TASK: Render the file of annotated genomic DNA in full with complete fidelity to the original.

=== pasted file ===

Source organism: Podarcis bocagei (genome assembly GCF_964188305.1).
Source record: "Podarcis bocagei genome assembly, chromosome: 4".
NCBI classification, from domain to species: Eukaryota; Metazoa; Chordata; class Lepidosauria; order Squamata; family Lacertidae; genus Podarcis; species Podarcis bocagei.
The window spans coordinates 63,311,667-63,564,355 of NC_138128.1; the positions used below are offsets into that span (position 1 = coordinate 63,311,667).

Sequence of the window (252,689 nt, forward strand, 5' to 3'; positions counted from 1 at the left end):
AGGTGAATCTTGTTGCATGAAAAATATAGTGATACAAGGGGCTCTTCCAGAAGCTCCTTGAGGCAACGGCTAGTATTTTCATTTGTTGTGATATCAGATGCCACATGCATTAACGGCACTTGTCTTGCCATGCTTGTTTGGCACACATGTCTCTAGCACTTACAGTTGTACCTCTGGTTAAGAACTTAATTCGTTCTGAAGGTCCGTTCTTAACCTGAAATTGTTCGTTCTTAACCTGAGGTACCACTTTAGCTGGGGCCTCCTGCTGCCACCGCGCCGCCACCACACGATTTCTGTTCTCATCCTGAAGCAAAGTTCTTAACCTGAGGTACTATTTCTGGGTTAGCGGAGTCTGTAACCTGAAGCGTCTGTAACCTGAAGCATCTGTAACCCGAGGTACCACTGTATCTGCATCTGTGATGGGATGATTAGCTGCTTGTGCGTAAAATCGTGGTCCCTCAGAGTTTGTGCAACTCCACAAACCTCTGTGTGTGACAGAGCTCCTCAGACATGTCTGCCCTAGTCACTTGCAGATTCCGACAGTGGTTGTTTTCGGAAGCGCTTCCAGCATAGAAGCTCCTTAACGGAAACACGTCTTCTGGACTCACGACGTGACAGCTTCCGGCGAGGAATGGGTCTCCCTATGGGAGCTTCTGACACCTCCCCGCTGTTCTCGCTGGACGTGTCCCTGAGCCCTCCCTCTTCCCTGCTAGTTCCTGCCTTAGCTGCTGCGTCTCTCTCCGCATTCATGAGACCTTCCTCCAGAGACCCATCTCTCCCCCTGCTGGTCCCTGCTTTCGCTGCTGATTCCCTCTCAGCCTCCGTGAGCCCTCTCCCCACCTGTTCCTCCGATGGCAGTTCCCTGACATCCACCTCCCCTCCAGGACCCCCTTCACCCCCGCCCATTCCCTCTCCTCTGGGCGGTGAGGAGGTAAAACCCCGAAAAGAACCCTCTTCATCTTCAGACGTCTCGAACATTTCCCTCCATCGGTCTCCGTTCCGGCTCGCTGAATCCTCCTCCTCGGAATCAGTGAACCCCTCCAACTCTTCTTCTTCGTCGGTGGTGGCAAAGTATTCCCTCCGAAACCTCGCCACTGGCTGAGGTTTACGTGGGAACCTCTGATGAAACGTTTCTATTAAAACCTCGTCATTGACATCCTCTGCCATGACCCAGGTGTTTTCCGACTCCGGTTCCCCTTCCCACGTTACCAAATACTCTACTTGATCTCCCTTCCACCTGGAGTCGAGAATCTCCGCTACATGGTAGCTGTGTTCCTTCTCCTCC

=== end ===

Source organism: Podarcis bocagei (genome assembly GCF_964188305.1).
Source record: "Podarcis bocagei genome assembly, chromosome: 4".
NCBI classification, from domain to species: Eukaryota; Metazoa; Chordata; class Lepidosauria; order Squamata; family Lacertidae; genus Podarcis; species Podarcis bocagei.
The window spans coordinates 63,311,667-63,564,355 of NC_138128.1; the positions used below are offsets into that span (position 1 = coordinate 63,311,667).

Sequence of the window (252,689 nt, forward strand, 5' to 3'; positions counted from 1 at the left end):
AGGTGAATCTTGTTGCATGAAAAATATAGTGATACAAGGGGCTCTTCCAGAAGCTCCTTGAGGCAACGGCTAGTATTTTCATTTGTTGTGATATCAGATGCCACATGCATTAACGGCACTTGTCTTGCCATGCTTGTTTGGCACACATGTCTCTAGCACTTACAGTTGTACCTCTGGTTAAGAACTTAATTCGTTCTGAAGGTCCGTTCTTAACCTGAAATTGTTCGTTCTTAACCTGAGGTACCACTTTAGCTGGGGCCTCCTGCTGCCACCGCGCCGCCACCACACGATTTCTGTTCTCATCCTGAAGCAAAGTTCTTAACCTGAGGTACTATTTCTGGGTTAGCGGAGTCTGTAACCTGAAGCGTCTGTAACCTGAAGCATCTGTAACCCGAGGTACCACTGTATCTGCATCTGTGATGGGATGATTAGCTGCTTGTGCGTAAAATCGTGGTCCCTCAGAGTTTGTGCAACTCCACAAACCTCTGTGTGTGACAGAGCTCCTCAGACATGTCTGCCCTAGTCACTTGCAGATTCCGACAGTGGTTGTTTTCGGAAGCGCTTCCAGCATAGAAGCTCCTTAACGGAAACACGTCTTCTGGACTCACGACGTGACAGCTTCCGGCGAGGAATGGGTCTCCCTATGGGAGCTTCTGACACCTCCCCGCTGTTCTCGCTGGACGTGTCCCTGAGCCCTCCCTCTTCCCTGCTAGTTCCTGCCTTAGCTGCTGCGTCTCTCTCCGCATTCATGAGACCTTCCTCCAGAGACCCATCTCTCCCCCTGCTGGTCCCTGCTTTCGCTGCTGATTCCCTCTCAGCCTCCGTGAGCCCTCTCCCCACCTGTTCCTCCGATGGCAGTTCCCTGACATCCACCTCCCCTCCAGGACCCCCTTCACCCCCGCCCATTCCCTCTCCTCTGGGCGGTGAGGAGGTAAAACCCCGAAAAGAACCCTCTTCATCTTCAGACGTCTCGAACATTTCCCTCCATCGGTCTCCGTTCCGGCTCGCTGAATCCTCCTCCTCGGAATCAGTGAACCCCTCCAACTCTTCTTCTTCGTCGGTGGTGGCAAAGTATTCCCTCCGAAACCTCGCCACTGGCTGAGGTTTACGTGGGAACCTCTGATGAAACGTTTCTATTAAAACCTCGTCATTGACATCCTCTGCCATGACCCAGGTGTTTTCCGACTCCGGTTCCCCTTCCCACGTTACCAAATACTCTACTTGATCTCCCTTCCACCTGGAGTCGAGAATCTCCGCTACATGGTAGCTGTGTTCCTTCTCCTCC